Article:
Just Cause Means No Notice of Termination is Required at Common Law
Generally, an employer can fire an employee for just cause and not owe any termination pay at common law.
However, the terminated employee may still be owed up to 8 weeks termination pay and 26 weeks severance pay under Ontario’s employment standards legislation.
Termination Pay under the Employment Standards Act (ESA)
An employee with more than 3 months service is generally entitled to up to 8 weeks notice of termination (or termination pay instead of this notice). There are, however, several exemptions to this general rule, including an employee who has been guilty of willful misconduct.
Severance Pay under the ESA
In addition to termination pay, a terminated employee is generally entitled to receive severance pay if they have worked at least 5 years and the employer’s Ontario payroll exceeds $2.5M. An eligible employee is generally entitled to one week severance pay for each year of service up to a maximum of 26 weeks. Again, there are some exemptions to this rule, including the same willful misconduct exception.
The Willful Misconduct exception under the ESA
An employee who has been found guilty of willful misconduct, disobedience or willful neglect of duty that is not trivial and has not been condoned by the employer is not entitled to termination pay.
Interpreting the Willful Misconduct exemption
One adjudicator has interpreted this exception as follows: “a person cannot be said to be guilty of willful misconduct or willful neglect of duty unless he is conscious of doing the act which is complained of or in omitting to do the act which it is said he ought to have done knowing he was committing a breach of his duty and also recklessly careless, whether it is a breach of duty or not”.
Generally, in order for an employer to rely on the willful misconduct exception, they must prove that the employee’s misconduct was willful, it was not trivial and it was not condoned.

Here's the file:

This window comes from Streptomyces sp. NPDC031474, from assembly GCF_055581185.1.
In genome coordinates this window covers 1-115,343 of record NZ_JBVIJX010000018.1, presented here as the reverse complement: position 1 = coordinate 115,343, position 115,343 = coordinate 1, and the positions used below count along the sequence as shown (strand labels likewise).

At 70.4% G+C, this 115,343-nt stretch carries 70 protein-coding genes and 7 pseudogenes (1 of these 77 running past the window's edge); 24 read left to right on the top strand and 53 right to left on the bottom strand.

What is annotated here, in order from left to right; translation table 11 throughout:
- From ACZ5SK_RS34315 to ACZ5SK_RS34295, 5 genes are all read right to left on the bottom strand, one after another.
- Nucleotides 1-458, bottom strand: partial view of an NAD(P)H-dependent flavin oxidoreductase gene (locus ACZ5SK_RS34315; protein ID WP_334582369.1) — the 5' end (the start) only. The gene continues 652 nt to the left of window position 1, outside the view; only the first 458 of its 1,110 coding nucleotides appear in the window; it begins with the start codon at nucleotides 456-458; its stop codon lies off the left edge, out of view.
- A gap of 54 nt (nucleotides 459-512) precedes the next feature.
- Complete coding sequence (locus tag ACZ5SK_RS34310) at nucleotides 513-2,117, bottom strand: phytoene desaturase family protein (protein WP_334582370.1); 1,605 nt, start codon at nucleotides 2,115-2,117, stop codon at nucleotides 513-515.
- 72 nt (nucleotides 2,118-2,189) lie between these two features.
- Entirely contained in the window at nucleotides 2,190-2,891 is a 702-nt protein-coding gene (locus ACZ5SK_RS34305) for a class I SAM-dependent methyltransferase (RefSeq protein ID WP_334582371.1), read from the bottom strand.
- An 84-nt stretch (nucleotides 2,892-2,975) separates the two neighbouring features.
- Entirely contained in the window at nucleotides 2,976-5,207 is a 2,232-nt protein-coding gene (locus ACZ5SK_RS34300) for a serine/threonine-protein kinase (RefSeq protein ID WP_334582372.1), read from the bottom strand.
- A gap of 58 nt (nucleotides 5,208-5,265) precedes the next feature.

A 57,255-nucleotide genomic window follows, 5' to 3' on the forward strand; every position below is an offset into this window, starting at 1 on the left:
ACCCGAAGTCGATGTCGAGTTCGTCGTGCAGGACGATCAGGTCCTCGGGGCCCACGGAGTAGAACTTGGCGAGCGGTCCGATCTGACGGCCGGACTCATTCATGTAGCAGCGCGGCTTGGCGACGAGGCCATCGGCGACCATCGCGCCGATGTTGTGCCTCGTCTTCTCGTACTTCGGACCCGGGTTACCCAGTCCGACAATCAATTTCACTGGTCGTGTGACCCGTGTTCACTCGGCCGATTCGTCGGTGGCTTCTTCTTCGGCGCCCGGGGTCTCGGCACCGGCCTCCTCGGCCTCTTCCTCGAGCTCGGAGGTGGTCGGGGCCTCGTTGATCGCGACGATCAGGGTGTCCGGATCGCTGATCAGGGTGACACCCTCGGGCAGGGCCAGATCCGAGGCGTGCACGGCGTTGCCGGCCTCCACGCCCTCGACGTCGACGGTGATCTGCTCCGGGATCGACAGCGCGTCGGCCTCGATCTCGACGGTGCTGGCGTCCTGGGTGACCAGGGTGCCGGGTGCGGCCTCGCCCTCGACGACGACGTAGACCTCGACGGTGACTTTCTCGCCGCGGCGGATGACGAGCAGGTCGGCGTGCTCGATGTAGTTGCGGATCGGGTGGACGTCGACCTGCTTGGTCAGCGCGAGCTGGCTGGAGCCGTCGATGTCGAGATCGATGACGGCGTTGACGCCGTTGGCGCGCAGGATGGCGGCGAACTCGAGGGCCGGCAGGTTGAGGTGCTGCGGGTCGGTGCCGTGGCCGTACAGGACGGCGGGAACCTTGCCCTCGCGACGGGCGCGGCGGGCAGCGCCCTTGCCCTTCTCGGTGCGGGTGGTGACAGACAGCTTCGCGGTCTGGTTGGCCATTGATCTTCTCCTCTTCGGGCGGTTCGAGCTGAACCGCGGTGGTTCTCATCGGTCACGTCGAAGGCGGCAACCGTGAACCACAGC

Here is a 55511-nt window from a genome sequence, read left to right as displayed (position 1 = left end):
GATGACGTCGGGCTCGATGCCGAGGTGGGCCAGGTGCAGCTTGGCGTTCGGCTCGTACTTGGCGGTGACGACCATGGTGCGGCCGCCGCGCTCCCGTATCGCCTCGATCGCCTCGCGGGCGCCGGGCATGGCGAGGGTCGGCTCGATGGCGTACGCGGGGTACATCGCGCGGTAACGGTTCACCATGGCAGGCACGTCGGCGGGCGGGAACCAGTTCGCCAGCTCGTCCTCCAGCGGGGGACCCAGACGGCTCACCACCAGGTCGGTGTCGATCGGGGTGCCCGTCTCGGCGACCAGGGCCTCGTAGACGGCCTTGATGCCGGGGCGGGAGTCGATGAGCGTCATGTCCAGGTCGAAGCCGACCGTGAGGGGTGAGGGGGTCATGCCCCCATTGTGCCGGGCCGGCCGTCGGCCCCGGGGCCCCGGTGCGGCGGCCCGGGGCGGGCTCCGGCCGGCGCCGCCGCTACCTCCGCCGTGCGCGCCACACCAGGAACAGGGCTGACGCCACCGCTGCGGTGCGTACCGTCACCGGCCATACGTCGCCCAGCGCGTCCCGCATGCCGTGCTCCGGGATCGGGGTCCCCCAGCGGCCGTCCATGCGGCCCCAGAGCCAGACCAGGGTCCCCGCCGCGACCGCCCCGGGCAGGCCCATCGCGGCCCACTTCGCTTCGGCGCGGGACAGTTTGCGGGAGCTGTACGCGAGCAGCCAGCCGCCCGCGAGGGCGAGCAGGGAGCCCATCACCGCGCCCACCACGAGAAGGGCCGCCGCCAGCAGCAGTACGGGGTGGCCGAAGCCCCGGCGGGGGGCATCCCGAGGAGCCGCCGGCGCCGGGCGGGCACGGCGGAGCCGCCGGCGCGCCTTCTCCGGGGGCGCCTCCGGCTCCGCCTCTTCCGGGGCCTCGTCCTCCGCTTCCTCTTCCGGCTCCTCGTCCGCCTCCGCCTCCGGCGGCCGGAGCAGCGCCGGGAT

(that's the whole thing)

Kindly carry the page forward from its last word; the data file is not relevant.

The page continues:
Just Cause and the Willful Misconduct exception are not the same
It is generally more difficult for an employer to prove the “willful misconduct” exception than it is to prove “just cause”. Accordingly, an employer may be able to prove just cause and avoid wrongful dismissal damages, but, because it cannot prove that the misconduct was willful, still owe termination pay and severance pay under the ESA.
Lesson to be learned: If you were terminated for serious misconduct that you didn’t intend to do, your employer may owe you up to 8 weeks termination pay and 26 weeks severance pay under the ESA, even if your employer has “just cause” to terminate your employment at common law.
For more information about wrongful dismissal, read here.
If you have been terminated and you want to speak with an employment lawyer with experience in this area, contact us at [email protected] or 1-888-640-1728 (toll free) or 647-633-9894 (within the GTA).
This blog explains why you should carefully review a job offer before accepting it.
Are clauses that purport to waive an employee’s years of service for the purposes of severance/notice pay enforceable? It’s all important when your company is sold. Here is what to look for.
As we have written before, an employer may generally terminate an employee for any good business reason, as long as it provides the employee with adequate notice of termination (or pay in lieu of notice). Failure to provide adequate notice results in a wrongful...